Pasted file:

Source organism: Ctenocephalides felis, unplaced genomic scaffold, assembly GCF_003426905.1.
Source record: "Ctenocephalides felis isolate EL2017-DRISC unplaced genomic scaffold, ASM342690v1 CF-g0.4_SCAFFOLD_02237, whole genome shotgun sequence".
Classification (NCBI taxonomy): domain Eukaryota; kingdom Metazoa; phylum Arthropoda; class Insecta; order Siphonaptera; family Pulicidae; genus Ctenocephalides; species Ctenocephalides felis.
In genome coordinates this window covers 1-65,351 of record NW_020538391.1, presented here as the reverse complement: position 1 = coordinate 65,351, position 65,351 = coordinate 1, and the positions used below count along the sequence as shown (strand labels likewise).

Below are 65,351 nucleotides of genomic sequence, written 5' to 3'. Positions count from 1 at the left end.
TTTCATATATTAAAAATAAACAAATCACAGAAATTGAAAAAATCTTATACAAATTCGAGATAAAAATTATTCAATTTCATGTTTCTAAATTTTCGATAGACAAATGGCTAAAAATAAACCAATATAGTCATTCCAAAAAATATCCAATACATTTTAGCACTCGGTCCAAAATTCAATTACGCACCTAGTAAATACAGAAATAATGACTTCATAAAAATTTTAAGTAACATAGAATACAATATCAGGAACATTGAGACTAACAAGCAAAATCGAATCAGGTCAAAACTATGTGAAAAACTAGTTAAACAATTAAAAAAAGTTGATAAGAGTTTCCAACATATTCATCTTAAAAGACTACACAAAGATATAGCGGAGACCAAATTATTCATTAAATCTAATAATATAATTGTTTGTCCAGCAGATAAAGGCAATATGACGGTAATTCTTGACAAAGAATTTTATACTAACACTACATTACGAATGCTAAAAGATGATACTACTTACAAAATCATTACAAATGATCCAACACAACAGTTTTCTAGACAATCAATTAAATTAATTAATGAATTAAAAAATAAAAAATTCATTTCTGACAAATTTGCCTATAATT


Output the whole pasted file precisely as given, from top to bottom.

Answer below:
Source organism: Ctenocephalides felis, unplaced genomic scaffold, assembly GCF_003426905.1.
Source record: "Ctenocephalides felis isolate EL2017-DRISC unplaced genomic scaffold, ASM342690v1 CF-g0.4_SCAFFOLD_02237, whole genome shotgun sequence".
Classification (NCBI taxonomy): domain Eukaryota; kingdom Metazoa; phylum Arthropoda; class Insecta; order Siphonaptera; family Pulicidae; genus Ctenocephalides; species Ctenocephalides felis.
In genome coordinates this window covers 1-65,351 of record NW_020538391.1, presented here as the reverse complement: position 1 = coordinate 65,351, position 65,351 = coordinate 1, and the positions used below count along the sequence as shown (strand labels likewise).

Below are 65,351 nucleotides of genomic sequence, written 5' to 3'. Positions count from 1 at the left end.
TTTCATATATTAAAAATAAACAAATCACAGAAATTGAAAAAATCTTATACAAATTCGAGATAAAAATTATTCAATTTCATGTTTCTAAATTTTCGATAGACAAATGGCTAAAAATAAACCAATATAGTCATTCCAAAAAATATCCAATACATTTTAGCACTCGGTCCAAAATTCAATTACGCACCTAGTAAATACAGAAATAATGACTTCATAAAAATTTTAAGTAACATAGAATACAATATCAGGAACATTGAGACTAACAAGCAAAATCGAATCAGGTCAAAACTATGTGAAAAACTAGTTAAACAATTAAAAAAAGTTGATAAGAGTTTCCAACATATTCATCTTAAAAGACTACACAAAGATATAGCGGAGACCAAATTATTCATTAAATCTAATAATATAATTGTTTGTCCAGCAGATAAAGGCAATATGACGGTAATTCTTGACAAAGAATTTTATACTAACACTACATTACGAATGCTAAAAGATGATACTACTTACAAAATCATTACAAATGATCCAACACAACAGTTTTCTAGACAATCAATTAAATTAATTAATGAATTAAAAAATAAAAAATTCATTTCTGACAAATTTGCCTATAATT